The Social construction of people with disabilities through Social Welfare Policies in Canada

The Social construction of people with disabilities through Social Welfare Policies in Canada

Karen Lok Yi Wong

Many social welfare policies related to people with disabilities have an aim to address poverty. However, the reality is that the poverty of people with disabilities is not addressed by the policies. Worse, the policies accelerate their poverty. One of the key reasons accounting for the acceleration is that the policies socially construct people with disabilities in certain ways. Social construction refers to which the identity of a person is given or shaped by other people or the society. One way of identity giving or shaping is through social welfare policies.

This article will discuss how these policies socially construct people with disabilities. It will suggest that people with disabilities are socially constructed to be unemployable and inferior. Moreover, it will discuss the effects of the construction on people with disabilities, particularly explaining why their poverty is not addressed and even accelerated.

People with disabilities are socially constructed to be unemployable by social welfare policies related to them. For example, to be eligible for Canada Pension Plan Disability (CPP-D) benefits, people with disabilities have to prove that they are unemployable. Some may argue that people with disabilities claiming benefits are allowed to work to a certain extent. Nevertheless, the extent is still limited.

This requirement for benefits socially constructs people with disabilities to be unemployable. Such requirement can be explained by the history of segregation of the worthy poor and unworthy poor and the dominance of the Neo-conservative political ideology in Canada.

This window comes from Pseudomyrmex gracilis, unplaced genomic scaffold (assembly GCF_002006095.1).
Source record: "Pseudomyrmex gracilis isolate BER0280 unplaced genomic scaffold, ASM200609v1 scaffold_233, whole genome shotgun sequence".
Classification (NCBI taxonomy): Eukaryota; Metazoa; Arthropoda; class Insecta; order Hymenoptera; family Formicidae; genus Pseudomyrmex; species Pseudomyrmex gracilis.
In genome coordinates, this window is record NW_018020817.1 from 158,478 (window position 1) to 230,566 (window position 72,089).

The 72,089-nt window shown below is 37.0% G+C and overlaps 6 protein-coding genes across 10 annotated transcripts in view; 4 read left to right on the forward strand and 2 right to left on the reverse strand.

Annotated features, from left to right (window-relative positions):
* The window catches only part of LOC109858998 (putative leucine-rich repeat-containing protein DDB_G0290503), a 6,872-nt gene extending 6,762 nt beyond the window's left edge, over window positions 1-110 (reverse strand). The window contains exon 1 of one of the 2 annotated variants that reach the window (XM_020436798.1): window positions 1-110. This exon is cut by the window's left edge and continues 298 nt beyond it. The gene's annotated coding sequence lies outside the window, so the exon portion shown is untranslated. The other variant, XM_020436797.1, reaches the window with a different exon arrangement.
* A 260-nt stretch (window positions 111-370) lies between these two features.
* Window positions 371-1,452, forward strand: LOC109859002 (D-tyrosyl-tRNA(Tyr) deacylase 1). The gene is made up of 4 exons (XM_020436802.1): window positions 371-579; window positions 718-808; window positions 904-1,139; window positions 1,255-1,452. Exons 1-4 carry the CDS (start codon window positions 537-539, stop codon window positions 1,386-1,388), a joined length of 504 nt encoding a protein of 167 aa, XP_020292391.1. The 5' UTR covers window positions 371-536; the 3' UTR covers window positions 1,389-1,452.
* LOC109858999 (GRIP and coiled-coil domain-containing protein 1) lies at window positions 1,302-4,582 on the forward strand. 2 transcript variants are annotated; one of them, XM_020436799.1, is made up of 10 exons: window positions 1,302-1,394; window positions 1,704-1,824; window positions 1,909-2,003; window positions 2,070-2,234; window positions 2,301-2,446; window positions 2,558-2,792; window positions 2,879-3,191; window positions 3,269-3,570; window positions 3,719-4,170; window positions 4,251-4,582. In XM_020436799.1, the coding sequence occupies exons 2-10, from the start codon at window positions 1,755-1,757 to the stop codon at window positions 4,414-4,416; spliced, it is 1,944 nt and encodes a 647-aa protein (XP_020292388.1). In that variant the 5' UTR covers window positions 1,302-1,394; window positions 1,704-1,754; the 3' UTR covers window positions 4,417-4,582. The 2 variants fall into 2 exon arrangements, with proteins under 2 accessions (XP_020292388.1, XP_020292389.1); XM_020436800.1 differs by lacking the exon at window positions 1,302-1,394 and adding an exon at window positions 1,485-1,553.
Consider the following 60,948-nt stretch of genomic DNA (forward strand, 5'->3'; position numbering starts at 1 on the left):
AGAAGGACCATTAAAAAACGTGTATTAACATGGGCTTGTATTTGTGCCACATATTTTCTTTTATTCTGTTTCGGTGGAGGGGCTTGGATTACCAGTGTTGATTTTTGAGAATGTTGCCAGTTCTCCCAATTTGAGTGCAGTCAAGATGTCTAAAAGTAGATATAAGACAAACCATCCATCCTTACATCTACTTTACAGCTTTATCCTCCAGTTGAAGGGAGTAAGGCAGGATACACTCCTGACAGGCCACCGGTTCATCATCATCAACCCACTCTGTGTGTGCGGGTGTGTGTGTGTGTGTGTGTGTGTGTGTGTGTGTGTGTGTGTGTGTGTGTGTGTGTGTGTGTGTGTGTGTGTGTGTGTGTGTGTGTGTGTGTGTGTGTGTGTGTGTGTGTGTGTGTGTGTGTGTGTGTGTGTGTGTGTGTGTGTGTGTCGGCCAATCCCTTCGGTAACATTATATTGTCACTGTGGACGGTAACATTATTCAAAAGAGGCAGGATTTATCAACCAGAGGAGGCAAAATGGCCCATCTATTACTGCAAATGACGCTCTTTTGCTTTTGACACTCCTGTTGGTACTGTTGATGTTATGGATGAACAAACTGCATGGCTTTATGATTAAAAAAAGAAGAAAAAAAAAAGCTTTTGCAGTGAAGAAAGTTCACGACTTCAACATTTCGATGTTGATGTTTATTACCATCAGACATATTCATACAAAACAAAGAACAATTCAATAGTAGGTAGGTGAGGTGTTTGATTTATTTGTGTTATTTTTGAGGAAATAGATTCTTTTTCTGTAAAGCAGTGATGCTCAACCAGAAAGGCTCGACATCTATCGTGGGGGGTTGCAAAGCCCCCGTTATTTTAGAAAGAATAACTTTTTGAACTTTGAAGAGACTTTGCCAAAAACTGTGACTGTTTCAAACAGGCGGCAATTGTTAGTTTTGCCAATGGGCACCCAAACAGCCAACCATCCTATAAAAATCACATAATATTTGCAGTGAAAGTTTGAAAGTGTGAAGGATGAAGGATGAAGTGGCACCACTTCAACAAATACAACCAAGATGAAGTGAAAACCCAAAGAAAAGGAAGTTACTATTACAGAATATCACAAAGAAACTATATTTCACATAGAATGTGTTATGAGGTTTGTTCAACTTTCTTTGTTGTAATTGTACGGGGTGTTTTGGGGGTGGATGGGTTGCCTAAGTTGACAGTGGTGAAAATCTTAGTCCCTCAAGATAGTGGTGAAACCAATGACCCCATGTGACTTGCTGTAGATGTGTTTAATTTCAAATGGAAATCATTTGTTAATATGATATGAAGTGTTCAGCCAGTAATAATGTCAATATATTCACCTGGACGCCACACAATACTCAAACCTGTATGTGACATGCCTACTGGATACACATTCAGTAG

The segregation of the worthy poor and unworthy poor has its historical roots tracing back to the English Poor Law. The law clearly stipulated people who were employable and unemployable. Those who were employable yet claiming help were regarded as unworthy poor. In other words, they were not worthy of help. Those who were unemployable and claiming help were regarded as worthy poor. Namely, they were worth for help. The treatments to unworthy poor and worthy poor were very different. Unworthy poor received relief indoor, which meant that relief could only be received through hard work in the workhouses. The worthy poor received relief outdoor, which meant that relief was delivered to the poor’s house. Such division between worthy and unworthy poor still persists until today.

Moreover, the Neo-conservative ideology stresses that the market is the solution to social problems and state intervention should be as minimal / residual as possible to avoid encouraging welfare dependence of those who are employable but not working. Only those who are unemployable are worthy of benefits.

Therefore, social welfare policies followed such historical roots and ideology, providing benefits only to people who are unemployable because of their disabilities. However, the missing point is that employability and unemployability are not dichotomous but continuum concepts. People with disabilities can be both employable and unemployable to a certain extent, depending on the nature of the job and time. For example, a person with disabilities may not be able to work full-time because of his or her disabilities does not mean that he or she is totally unemployable. He or she may work part-time or do voluntary work instead.

The effects of being labeled as unemployable make people with disabilities more difficult to enter the labour market. The label intensifies the discrimination in the labour market that people with disabilities are unemployable and not able to do any work. Many people with disabilities who are on benefits also fear entering the labour market because of the potential claw back of their benefits. Therefore, even though many people with disabilities wish to enter the labour market, they remain unemployed. However, the benefits are inadequate for them to survive and thus many are in poverty. Being unemployed also means loss of some important aspects of their well-being, such as opportunities to build social networks and self-esteem through employment.